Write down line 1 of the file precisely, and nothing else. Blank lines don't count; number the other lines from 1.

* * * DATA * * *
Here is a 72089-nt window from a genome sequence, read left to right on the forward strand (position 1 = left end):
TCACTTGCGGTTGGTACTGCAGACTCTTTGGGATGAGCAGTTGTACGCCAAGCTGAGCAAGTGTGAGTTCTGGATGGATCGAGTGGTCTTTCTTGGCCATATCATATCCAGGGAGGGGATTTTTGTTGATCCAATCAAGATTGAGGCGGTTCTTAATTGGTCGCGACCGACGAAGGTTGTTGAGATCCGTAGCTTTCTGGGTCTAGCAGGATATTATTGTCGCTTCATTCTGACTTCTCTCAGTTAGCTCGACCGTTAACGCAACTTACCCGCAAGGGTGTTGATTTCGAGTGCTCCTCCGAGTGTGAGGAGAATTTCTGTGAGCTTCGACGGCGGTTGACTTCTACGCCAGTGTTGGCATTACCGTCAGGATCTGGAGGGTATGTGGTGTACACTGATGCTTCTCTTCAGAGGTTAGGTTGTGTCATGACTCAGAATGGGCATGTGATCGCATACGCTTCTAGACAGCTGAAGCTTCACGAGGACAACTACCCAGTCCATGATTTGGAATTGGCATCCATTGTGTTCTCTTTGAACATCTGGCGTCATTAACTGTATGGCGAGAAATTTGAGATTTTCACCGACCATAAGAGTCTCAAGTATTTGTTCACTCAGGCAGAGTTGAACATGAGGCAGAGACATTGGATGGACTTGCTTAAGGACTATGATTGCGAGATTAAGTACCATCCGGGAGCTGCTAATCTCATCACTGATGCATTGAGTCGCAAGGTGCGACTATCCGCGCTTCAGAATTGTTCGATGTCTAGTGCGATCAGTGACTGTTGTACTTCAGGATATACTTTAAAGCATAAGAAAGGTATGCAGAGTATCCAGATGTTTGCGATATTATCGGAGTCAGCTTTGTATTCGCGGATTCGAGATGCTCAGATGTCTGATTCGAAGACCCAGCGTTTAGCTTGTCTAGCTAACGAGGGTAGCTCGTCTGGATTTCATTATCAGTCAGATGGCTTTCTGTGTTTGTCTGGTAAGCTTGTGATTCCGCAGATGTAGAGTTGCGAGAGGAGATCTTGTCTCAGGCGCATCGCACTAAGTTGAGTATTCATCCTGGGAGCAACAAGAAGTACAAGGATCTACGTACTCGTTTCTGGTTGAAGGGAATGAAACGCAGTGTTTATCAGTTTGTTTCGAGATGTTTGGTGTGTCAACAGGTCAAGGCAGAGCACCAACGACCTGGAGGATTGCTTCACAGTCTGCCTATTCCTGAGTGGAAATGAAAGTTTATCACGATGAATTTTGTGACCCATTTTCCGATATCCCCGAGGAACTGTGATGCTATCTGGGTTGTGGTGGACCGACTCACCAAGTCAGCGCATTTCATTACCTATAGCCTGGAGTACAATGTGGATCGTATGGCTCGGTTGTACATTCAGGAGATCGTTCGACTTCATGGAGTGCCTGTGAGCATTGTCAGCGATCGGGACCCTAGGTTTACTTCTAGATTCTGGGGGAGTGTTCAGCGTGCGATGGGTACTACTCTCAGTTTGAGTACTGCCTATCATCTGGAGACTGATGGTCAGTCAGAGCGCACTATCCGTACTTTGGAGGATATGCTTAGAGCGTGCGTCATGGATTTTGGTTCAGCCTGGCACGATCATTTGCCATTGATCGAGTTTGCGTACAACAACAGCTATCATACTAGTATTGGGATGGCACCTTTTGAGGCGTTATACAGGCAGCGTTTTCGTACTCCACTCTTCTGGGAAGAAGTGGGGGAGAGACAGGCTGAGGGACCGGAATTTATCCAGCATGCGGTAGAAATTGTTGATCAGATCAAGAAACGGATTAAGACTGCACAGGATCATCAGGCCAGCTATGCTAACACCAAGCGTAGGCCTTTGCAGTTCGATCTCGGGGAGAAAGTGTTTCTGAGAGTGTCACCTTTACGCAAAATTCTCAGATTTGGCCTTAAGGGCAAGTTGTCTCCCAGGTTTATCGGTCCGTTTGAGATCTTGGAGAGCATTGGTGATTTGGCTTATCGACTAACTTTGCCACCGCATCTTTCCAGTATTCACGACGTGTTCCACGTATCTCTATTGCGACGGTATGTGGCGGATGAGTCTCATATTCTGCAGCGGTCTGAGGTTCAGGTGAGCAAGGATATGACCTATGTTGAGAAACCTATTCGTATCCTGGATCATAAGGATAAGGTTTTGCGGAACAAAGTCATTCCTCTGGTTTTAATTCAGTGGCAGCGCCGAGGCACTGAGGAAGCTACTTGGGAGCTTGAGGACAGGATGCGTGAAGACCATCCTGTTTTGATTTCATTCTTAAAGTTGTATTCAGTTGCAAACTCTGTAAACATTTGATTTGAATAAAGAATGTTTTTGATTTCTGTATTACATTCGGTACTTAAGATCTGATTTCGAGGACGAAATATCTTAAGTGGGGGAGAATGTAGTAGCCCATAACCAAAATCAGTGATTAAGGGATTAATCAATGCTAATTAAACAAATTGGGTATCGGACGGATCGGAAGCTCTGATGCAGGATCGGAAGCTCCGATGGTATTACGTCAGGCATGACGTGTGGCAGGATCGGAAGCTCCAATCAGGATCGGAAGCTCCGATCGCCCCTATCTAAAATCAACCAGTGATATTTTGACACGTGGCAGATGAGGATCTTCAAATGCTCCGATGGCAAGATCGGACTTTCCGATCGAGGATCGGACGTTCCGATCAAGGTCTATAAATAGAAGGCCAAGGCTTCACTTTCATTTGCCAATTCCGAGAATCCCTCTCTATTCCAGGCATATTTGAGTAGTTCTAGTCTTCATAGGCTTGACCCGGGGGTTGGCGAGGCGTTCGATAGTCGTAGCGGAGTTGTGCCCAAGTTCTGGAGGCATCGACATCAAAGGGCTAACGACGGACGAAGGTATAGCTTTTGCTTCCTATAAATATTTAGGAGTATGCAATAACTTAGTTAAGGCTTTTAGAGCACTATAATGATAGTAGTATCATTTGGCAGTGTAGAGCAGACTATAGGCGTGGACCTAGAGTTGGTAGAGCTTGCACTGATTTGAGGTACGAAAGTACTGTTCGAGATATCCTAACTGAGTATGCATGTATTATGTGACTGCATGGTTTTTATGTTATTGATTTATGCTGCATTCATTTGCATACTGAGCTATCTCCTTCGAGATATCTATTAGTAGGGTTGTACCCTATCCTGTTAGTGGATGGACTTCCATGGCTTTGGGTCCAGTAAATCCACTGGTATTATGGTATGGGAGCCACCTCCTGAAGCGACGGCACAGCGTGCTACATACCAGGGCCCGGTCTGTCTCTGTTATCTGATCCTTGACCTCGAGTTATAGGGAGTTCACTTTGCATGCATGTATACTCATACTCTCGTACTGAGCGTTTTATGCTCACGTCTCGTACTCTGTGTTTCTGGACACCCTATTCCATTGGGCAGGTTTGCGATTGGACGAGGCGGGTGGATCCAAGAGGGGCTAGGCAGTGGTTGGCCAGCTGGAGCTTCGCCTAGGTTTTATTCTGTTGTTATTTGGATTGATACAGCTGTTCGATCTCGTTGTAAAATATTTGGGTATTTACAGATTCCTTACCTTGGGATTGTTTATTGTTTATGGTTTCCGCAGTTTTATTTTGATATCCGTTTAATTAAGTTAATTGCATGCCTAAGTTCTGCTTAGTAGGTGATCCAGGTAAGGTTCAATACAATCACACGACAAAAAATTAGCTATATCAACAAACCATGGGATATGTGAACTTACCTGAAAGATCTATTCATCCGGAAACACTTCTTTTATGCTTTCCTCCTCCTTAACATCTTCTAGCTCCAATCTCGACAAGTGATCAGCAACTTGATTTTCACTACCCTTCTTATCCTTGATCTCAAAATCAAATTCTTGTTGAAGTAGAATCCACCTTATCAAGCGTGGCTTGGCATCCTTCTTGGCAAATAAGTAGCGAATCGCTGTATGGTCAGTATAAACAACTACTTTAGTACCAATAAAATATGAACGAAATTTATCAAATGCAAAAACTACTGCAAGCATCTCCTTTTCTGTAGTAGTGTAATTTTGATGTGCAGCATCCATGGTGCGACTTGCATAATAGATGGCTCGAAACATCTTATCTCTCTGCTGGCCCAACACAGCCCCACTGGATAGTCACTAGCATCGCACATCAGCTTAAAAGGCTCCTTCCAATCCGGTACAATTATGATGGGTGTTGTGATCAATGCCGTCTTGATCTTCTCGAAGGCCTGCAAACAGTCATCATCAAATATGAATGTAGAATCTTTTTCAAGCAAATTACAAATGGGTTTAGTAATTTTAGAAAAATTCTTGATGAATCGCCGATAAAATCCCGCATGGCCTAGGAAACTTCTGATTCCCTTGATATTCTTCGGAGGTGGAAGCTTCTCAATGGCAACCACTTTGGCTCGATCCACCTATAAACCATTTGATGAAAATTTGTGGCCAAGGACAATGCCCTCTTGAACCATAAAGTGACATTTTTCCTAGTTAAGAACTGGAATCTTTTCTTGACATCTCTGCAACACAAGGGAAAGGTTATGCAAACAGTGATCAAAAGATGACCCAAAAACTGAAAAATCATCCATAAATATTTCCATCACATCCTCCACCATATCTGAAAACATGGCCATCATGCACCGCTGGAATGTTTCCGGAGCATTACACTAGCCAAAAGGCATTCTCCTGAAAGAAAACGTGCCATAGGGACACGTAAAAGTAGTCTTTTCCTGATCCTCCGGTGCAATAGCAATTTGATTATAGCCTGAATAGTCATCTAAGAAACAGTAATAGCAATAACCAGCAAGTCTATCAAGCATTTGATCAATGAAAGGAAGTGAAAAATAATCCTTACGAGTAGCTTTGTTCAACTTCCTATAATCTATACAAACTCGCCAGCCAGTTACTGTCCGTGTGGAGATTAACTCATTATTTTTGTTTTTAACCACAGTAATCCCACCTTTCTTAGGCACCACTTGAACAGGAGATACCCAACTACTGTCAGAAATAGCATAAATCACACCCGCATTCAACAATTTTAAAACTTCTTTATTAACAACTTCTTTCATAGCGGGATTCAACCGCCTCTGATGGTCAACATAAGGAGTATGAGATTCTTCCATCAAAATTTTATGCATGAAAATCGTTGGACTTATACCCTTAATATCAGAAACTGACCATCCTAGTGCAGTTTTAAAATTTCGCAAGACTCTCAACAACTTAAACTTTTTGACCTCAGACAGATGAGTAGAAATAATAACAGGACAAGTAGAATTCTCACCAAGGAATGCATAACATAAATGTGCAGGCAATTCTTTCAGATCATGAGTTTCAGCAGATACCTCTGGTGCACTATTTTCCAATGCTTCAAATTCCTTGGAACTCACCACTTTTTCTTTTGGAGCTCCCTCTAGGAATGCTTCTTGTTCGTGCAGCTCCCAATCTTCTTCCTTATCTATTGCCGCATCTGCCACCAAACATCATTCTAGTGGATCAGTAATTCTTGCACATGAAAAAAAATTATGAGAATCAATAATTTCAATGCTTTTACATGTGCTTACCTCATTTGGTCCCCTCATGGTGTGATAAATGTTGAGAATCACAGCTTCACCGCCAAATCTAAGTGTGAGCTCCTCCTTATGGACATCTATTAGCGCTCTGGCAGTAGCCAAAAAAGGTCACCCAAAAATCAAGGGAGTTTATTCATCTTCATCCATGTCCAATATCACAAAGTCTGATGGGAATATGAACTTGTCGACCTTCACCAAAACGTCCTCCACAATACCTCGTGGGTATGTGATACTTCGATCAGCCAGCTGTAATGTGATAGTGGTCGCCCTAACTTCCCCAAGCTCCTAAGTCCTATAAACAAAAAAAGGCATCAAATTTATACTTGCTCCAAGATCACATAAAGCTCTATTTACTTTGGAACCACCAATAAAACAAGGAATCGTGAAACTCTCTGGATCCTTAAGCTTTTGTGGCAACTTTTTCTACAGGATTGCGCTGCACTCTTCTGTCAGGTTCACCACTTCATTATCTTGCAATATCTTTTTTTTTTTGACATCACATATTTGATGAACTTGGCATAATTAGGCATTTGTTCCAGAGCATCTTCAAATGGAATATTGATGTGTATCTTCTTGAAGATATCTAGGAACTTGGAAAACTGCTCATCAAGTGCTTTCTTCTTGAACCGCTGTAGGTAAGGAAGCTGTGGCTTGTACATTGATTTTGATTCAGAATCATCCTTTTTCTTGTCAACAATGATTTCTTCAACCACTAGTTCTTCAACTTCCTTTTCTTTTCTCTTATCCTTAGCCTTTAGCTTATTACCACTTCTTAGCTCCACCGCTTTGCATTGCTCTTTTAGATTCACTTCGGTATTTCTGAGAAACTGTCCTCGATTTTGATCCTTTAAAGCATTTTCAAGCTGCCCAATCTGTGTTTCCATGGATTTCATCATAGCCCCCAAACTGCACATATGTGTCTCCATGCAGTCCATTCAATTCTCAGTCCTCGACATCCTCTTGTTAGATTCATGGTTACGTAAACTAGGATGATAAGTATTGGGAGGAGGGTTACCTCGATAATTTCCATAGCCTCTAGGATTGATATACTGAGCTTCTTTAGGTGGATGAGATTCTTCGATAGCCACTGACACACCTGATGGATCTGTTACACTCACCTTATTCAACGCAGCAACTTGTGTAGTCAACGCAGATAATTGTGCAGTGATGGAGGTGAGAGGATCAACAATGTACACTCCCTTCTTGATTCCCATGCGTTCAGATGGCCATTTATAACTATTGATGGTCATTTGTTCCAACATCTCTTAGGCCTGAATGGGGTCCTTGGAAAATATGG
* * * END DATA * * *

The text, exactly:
Here is a 72089-nt window from a genome sequence, read left to right on the forward strand (position 1 = left end):